We always hear how young girls falsely perceive their body weight as “too fat”, usually leading to higher risk of eating disorders and malnoursihment. On the other end of the scale, figuratively and literary, there are many overweight people who thinks their body weight is “OK”, thus having no motivation to lose weight and change lifestyles.
The Dallas Heart Study studied 5,893 people. Of these, more than a third are obese, and of this third, 8% misperceive their body size, resulting in the following misconceptions:
- They do not need to lose weight
- They can afford to gain weight.
- They are less likely to do physical exercise.
- They are less likely to consult a physician.
- They believe they were healthier than others their age.
- They are not aware they had risk factors for certain diseases.
According to lead author Dr. Tiffany Powell, a cardiology fellow at the University of Texas Southwestern Medical Center in Dallas.
“Almost one in 10 obese individuals are satisfied with their body size and didn’t perceive that they need to lose weight. That is a sizeable percentage who don’t understand they are overweight and believe they are healthy.”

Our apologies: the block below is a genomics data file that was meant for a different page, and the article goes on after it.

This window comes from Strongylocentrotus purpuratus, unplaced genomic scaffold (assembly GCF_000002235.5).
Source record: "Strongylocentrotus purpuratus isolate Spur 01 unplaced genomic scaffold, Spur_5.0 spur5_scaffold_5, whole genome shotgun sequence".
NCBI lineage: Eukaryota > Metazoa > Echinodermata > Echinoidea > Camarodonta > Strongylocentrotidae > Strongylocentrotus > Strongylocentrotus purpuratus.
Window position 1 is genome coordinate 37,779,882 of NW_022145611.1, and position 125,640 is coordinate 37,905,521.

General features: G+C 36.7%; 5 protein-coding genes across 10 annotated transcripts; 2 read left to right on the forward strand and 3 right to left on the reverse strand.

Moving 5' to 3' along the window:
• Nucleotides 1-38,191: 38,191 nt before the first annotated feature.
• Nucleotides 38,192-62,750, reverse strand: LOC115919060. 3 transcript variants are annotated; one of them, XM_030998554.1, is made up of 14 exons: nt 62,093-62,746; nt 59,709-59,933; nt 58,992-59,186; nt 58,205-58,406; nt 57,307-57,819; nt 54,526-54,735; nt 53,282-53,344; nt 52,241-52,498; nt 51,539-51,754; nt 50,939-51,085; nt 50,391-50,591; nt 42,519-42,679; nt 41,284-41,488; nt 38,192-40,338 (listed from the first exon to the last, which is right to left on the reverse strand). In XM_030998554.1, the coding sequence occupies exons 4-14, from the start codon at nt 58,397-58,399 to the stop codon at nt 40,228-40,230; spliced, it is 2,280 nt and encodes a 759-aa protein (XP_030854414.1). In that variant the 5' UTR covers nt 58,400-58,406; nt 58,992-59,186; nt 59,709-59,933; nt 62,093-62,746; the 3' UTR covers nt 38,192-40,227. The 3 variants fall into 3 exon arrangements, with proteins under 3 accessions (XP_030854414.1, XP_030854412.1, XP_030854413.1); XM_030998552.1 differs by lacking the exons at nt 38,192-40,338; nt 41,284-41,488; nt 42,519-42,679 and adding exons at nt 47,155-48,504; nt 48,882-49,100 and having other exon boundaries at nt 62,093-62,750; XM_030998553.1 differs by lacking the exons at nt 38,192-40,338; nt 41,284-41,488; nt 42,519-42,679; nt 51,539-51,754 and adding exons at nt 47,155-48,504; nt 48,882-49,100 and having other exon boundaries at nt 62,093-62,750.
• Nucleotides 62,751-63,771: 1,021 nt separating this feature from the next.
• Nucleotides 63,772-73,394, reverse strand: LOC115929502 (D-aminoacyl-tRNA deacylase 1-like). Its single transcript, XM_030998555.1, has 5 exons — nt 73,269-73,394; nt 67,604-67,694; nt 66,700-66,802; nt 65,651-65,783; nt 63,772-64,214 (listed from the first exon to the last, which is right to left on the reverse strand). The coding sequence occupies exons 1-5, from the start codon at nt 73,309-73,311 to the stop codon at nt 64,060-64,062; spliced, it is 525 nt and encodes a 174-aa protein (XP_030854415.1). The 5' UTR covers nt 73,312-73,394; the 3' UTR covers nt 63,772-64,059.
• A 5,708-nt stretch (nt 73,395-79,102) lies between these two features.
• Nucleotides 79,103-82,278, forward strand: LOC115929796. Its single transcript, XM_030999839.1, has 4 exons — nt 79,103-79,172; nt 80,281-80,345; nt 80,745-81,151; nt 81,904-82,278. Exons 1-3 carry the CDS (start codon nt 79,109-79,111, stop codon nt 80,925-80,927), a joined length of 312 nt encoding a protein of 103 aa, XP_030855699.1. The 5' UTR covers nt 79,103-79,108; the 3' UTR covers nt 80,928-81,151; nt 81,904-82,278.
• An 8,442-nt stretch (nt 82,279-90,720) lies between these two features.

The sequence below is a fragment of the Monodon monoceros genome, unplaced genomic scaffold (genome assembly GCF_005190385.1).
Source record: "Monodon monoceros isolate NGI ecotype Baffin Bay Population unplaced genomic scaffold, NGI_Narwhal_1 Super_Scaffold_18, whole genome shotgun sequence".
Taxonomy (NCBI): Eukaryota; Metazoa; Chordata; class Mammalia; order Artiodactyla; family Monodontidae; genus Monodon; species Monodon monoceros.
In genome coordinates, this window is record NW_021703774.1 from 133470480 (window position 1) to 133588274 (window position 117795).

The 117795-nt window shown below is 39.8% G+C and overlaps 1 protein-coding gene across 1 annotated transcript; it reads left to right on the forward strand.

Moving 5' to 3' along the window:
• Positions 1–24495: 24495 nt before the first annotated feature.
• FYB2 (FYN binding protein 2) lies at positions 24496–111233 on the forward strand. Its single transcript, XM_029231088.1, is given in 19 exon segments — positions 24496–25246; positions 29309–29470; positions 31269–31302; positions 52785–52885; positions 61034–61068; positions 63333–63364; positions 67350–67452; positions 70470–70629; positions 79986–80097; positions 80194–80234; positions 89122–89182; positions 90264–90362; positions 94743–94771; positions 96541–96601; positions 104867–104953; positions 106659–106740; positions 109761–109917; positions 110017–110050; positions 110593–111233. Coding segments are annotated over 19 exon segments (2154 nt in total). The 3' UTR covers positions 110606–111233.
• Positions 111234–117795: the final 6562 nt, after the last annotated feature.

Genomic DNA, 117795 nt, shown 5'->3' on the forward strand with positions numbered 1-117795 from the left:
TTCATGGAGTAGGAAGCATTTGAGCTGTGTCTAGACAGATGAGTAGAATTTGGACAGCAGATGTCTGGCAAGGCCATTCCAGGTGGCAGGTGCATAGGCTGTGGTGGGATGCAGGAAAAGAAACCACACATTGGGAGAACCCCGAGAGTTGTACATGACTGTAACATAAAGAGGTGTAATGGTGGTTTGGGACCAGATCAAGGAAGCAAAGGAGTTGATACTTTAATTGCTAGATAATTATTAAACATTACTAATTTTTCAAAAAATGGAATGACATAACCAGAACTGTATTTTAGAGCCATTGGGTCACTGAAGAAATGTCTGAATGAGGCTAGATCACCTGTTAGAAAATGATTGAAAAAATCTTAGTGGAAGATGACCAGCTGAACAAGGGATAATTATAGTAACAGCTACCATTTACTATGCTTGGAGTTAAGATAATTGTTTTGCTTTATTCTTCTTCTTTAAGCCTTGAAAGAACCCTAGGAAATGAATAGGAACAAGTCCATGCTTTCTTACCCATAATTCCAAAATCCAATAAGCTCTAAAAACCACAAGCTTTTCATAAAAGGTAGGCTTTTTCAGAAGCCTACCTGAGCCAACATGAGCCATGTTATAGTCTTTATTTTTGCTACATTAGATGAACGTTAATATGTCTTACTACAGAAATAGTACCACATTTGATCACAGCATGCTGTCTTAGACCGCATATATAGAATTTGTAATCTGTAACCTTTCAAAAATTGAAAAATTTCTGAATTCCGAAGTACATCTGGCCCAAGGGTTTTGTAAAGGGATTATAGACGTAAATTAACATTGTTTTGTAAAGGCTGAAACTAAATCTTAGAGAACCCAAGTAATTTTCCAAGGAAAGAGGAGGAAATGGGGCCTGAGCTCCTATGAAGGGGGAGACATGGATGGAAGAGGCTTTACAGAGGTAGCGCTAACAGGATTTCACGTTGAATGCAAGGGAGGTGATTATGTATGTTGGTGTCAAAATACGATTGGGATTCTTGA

- In fact, these overweight people who perceived their body size as ideal had some health issues that they were not fully aware of. Some of these are:
- 35% had high blood pressure
- 15% had high cholesterol
- 14% had diabetes
- 27% were current smokers
In a similar way, studies have shown that many parents may not be capable of perceiving their children’s weight status. Many would dismiss children’s excess weight as the normal “baby fat” that comes with childhood.
I don’t really believe in obsessively watching every pound gained and every calorie taken in. I am also not in favor on putting too much emphasis on weight and body size. But we should be realistic as to how we perceive our body size, not for appearances but for the sake of our health.
Dr. Powell continues:
“This is an important population that we aren’t seeing or targeting. Understanding and countering this misconception may be a novel and perhaps vitally important target for obesity prevention and treatment. Because many of these individuals believe they are healthier than they really are, they do not go to the doctor and thus community interventions will be needed…The onus falls on us as physicians to determine who this population is and how to talk with them.”